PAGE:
Over the years, the role of the IRS Appeals Division has expanded to IRS collection issues. At one time collection matters were beyond the scope of Appellate Division. This is no longer true. An example is the CAP program. Before a taxpayer qualifies for the CAP Appeals program the taxpayer must have discussed the collection issue with the responsible Collection representative as well as her Collection group manager.

A CAP review by an Appellate Officer can result in a change to the proposed collection action of line Collection employees. Appellate Officers are also involved in Appeals Collection Due Process Hearings (CDP) discussed in the “Payment Plans” section of this website. IRS collection practices and positions are the usual subject of Collection Due Process Hearing; however, CDP Appellate hearing rights in IRS letters occur fairly early in the string of IRS taxpayer notices. CDP hearings are often missed. The odd factual case also allows CDP Appeals Officers to settle tax assessment matters beyond their normal role in settling collection issues.

The IRS Appeals division handles a variety of audit and collection tax matters including:

  • IRS audit/examination matters
  • Pending IRS threats as to collection action
  • Proposed monthly installment agreement payment amounts viewed as not sustainable by the taxpayer
  • Collection Due Process Hearings
  • FBAR penalties (IRM, October 1, 2012)
  • Trust fund recovery matters (IRC 6672).
  • Offers in Compromise
  • Support in Tax Court matters.
  • Penalty abatement matters.

The Appeals Division has personnel assigned to the major issues which arise under the general heading of taxpayer controversies, that is, proposed income, employment and estate tax assessments, taxpayer collection issues not resolved at the local level, penalty abatement matters and Due Process Hearing matters.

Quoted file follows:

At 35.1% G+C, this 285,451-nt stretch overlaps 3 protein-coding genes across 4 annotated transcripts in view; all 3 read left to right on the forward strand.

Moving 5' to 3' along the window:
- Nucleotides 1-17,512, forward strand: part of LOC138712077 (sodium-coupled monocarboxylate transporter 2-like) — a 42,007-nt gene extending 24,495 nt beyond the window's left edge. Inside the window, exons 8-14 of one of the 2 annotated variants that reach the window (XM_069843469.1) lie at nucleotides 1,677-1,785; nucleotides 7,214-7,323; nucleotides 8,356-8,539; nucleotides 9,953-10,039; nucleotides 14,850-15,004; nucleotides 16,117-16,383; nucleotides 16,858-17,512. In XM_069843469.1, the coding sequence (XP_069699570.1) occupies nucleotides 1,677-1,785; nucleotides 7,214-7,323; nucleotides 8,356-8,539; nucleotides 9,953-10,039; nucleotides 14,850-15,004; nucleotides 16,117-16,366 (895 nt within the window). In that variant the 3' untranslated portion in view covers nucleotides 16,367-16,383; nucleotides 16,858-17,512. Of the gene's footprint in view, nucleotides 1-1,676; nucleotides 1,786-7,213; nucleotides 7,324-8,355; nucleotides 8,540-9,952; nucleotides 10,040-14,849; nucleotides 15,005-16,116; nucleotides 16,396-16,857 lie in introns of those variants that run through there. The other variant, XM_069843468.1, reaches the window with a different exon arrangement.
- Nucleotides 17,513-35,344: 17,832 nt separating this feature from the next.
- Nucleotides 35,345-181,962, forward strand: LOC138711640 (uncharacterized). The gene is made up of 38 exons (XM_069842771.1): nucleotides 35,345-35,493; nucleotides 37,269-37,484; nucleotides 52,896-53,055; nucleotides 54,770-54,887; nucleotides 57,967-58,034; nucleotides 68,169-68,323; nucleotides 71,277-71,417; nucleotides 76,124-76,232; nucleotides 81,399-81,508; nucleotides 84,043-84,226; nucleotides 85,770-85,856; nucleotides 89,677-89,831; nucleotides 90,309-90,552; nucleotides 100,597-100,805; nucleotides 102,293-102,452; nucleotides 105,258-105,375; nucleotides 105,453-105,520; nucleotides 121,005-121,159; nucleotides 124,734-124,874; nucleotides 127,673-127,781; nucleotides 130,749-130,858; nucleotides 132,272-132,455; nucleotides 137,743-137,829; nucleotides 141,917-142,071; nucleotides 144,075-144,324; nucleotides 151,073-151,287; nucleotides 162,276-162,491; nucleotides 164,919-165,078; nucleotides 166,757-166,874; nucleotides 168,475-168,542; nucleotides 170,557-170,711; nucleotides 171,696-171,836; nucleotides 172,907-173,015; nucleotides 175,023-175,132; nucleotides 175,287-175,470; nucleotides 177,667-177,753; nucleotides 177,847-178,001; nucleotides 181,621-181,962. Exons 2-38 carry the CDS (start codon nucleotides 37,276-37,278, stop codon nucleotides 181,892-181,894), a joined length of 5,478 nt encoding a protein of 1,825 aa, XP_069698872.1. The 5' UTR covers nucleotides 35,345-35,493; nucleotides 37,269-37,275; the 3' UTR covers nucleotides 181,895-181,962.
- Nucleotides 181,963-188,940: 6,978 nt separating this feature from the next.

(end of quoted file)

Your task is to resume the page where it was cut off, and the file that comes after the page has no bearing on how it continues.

In recent years Appeals has also become involved in major taxpayer friendly programs – programs of mediation and arbitration for contested matters arising with IRS Collection/Examination employees (Revenue Agents and Revenue Officers).

In an effort to expand its settlement mission, the IRS has begun using Appellate Division employees for alternative approaches to resolve tax disputes. Alternative dispute resolution (ADR) has been improved in the years since the Alternative Dispute Resolution Act of 1990. This Act generally encouraged all federal agencies to use ADR to resolve disputes without litigation. The IRS Appeals Division has a number of programs. The most important of which are:

  1. Mediation. Internal Revenue Code Section 7123 resulted in the Internal Revenue Service prescribing procedures under which a taxpayer or an IRS Appeals Office may request non-binding mediation on any issue unresolved at the conclusion of an Appeals finding of proposed tax liabilities or failure to agree on certain collection matters (Revenue Code Section 7122). Mediation is available for factual and legal issues when an agreement is not reached with frontline IRS representatives, so long as the referral issue meets the requirements of mediation, e.g., not a case involving settled black letter law of the U.S. Supreme Court.
  2. Arbitration. Arbitration of unresolved issues is also available through the Appeals Division. IRC Section 7123(b) allows the taxpayer and the Appeals Officer to jointly request binding arbitration on any issue unresolved at the conclusion of the Appeals procedure or in unsuccessful attempts to enter into a tax audit closing agreement or Offer in Compromise.

Historically, binding arbitration was only available in docketed cases before the United States Tax Court (Tax Court Rule 124). The IRS arbitration procedures now enable taxpayers and the IRS to resolve factual issues in an efficient manner without a legal proceeding in the United States Tax Court.

Arbitration is available by mutual consent of the taxpayer and Appeals after negotiations between parties have failed. However, binding arbitration can only be employed to resolve factual issues. See Revenue Procedure 2006-44, 2006-2 C.B. 800; mediation and arbitration for trust fund recovery penalty and Offer in Compromise cases at Announcement 2008-111, 2008-48 I.R.B. 1224; and Appeals Mediation at Revenue Procedure 2002-44 2002-2 C.B. 10, Revenue Procedure 2009-44, effective October 5, 2009.